The suggestions in this fact sheet are appropriate for children ages 2 to 12.
When a loved one dies, our world changes forever. This is true for both children and adults. If your child is old enough to love, he or she is old enough to feel grief. Children coping with the loss of a loved one often look to their parents or guardians for comfort and guidance.
Here Are Some Suggestions on How to Help Your Child During this Difficult Time:
Be aware that children grieve differently than adults do. Play is the language of childhood. A child may cry or seem sad one moment, then ask to go out to play the next. Children can often work out difficult feelings during play. What appears to be regular play may be an important part of your child’s grieving process. Playing with your child can comfort him or her and allow you to connect without speaking.
Use language that your child can understand. A child’s understanding of death varies with their age. Saying that a loved one is “asleep,” “lost” or “gone” may seem like a gentle concept to an adult, but it may alarm or confuse your child.
- Children ages 2 to 7 often see death as temporary. You may have to gently remind the child that the loved one has died and will not be coming back.
- Children ages 7 to 12 understand that death cannot be reversed. To cope with this knowledge, they may ask questions about the details of the loved one’s death.
Allow your child to attend the funeral if she or he wants to. Funerals are difficult for everyone. You may be tempted to shield your child from this experience. However, children usually respond best when given the choice to attend or stay home. If your child is younger than 12 and wishes to attend the funeral, bring some toys for him or her to play with. Arrange to have a friend or neighbor take the child home when he or she wants to leave.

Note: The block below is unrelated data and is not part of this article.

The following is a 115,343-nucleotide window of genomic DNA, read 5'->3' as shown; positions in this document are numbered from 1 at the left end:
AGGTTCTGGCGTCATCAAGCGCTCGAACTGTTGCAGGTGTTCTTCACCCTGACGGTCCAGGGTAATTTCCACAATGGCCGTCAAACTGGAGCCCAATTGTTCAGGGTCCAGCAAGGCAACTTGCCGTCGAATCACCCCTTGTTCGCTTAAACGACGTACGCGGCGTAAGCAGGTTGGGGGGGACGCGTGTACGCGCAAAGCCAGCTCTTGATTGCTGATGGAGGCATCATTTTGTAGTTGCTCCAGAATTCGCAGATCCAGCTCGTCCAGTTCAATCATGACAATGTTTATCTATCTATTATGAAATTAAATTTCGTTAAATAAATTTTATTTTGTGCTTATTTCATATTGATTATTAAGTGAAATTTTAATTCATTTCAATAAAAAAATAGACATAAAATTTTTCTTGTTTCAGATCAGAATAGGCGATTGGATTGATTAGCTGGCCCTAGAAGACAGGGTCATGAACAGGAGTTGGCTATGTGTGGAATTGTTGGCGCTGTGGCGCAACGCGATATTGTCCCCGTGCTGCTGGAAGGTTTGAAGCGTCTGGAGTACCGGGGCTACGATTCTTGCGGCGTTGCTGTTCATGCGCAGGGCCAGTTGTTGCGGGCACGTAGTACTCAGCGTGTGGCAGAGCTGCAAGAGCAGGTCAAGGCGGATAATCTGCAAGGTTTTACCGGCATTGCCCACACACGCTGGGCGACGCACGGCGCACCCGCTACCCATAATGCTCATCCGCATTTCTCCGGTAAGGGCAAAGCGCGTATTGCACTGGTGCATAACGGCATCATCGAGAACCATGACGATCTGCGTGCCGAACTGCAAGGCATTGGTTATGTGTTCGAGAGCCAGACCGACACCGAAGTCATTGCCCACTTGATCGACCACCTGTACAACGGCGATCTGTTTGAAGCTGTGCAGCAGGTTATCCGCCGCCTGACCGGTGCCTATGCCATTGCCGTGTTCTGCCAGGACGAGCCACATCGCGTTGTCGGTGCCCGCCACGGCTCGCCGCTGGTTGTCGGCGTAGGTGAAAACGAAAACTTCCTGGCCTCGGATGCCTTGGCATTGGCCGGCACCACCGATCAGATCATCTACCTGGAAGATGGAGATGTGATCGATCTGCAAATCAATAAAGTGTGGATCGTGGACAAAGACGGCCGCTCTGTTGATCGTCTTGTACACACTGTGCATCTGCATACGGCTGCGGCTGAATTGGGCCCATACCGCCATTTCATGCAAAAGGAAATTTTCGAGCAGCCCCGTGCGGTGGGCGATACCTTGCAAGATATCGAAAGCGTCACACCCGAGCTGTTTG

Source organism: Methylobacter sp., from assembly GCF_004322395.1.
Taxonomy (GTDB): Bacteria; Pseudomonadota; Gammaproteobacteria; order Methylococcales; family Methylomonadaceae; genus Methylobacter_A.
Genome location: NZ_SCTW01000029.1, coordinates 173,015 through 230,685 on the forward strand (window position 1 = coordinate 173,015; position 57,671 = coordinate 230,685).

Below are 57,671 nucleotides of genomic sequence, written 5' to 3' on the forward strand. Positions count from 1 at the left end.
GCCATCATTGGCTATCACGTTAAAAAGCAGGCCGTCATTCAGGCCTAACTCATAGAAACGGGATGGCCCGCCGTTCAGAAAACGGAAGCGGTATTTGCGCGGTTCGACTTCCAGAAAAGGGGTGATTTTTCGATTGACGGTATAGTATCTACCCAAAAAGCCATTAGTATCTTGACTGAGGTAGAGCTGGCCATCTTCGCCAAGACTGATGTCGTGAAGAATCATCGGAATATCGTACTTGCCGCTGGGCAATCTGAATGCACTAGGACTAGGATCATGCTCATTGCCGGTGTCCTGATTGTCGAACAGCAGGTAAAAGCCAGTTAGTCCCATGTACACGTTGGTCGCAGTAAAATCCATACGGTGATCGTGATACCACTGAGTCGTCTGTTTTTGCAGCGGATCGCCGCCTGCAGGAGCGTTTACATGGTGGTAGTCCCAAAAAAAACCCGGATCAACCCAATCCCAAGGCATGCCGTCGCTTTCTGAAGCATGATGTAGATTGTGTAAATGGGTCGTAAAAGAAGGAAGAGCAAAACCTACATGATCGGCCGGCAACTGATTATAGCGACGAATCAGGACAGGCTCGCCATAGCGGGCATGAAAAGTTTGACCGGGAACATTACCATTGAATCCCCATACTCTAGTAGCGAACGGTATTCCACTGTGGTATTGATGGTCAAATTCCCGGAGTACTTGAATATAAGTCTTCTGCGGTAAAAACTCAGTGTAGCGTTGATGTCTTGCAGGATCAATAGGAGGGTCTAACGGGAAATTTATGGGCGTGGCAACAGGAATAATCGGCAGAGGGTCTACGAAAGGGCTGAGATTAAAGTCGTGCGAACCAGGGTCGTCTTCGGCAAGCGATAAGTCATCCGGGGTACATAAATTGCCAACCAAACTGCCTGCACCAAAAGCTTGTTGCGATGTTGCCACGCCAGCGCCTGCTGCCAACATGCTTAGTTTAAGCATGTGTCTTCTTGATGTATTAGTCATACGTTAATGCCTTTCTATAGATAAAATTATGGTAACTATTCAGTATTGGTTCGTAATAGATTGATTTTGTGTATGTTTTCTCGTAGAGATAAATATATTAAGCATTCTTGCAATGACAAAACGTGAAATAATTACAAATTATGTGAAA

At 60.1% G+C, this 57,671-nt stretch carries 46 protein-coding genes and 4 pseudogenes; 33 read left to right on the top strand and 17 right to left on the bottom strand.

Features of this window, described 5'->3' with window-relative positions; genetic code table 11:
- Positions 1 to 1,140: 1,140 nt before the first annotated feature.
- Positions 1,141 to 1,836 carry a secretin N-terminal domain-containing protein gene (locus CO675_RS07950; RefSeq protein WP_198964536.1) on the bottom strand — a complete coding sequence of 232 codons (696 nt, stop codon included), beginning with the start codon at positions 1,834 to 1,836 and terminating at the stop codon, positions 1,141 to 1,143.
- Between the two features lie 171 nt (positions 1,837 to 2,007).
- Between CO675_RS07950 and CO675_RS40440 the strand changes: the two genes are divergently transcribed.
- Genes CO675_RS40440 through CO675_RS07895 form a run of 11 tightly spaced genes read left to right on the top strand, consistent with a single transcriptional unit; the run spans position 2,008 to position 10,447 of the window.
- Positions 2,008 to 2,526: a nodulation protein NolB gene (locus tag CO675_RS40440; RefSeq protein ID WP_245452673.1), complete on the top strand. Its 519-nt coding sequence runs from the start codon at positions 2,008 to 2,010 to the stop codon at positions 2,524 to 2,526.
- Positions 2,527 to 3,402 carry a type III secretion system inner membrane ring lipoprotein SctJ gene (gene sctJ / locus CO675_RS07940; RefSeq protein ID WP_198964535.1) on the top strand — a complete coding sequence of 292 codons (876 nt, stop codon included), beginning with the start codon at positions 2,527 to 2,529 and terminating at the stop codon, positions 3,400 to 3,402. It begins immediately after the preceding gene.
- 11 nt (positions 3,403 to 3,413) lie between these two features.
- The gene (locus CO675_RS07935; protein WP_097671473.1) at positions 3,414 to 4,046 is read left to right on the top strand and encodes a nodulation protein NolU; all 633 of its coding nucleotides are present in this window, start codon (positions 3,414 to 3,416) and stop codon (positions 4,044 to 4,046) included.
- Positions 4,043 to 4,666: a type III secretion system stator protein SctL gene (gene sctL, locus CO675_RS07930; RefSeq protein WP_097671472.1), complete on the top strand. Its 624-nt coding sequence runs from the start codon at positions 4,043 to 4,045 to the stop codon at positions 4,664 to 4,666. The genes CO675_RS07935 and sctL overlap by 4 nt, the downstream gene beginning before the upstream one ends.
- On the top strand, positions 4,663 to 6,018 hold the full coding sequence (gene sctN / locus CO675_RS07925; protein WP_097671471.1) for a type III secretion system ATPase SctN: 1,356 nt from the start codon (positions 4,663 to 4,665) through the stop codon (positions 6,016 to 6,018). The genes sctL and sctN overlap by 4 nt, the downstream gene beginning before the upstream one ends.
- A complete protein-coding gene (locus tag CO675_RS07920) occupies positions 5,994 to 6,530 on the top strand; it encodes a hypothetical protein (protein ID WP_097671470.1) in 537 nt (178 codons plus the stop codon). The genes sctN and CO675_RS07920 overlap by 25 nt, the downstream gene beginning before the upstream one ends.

Share your faith and beliefs in ways your child can understand. The idea of a loved one going to heaven can bring comfort to those whose beliefs include an afterlife. Keep in mind, though, that a child who does not understand that death is permanent may believe that he or she can visit the loved one in heaven. You would want to make it clear that this is not possible.
Hug your child more often. A grieving child may need more physical comforting than usual.
Ease your child’s fears. When a loved one dies, a young child may worry that other people he or she loves will also die. Your child may also worry that he or she caused the loved one’s death in some way. Pay close attention to your child so that you can help ease his or her fears.
Include your children in plans to cope with special days. Thinking about birthdays, anniversaries and holidays is often more difficult than dealing with the days themselves. Talk to your child when you make plans for honoring your loved one. Give yourself permission to try something new.
Ask for help. Members of your extended family, friends and neighbors can do things like shop for groceries or sort the mail to give you more time to spend with your child.
Get Extra Support
Take care of yourself. Parents helping their children through grief are usually grieving as well. Grief can leave you feeling tired and weak. Make sure you eat and rest regularly and find sources of support. Consider consulting a professional who understands the special needs of the bereaved for you and your child.
Consider counseling. Counseling can be a place to process your feelings and openly talk about the loved one who died. Consider consulting a professional who understands the special needs of the bereaved for you and your child.
If you need help coping, talk with your health care team or an oncology social worker. Professional oncology social workers at CancerCare offer free counseling and support groups for anyone affect by cancer. To speak with a oncology social worker at CancerCare, call 800-813-HOPE (4673).
Edited by Christine Calafiore, MSW, LSW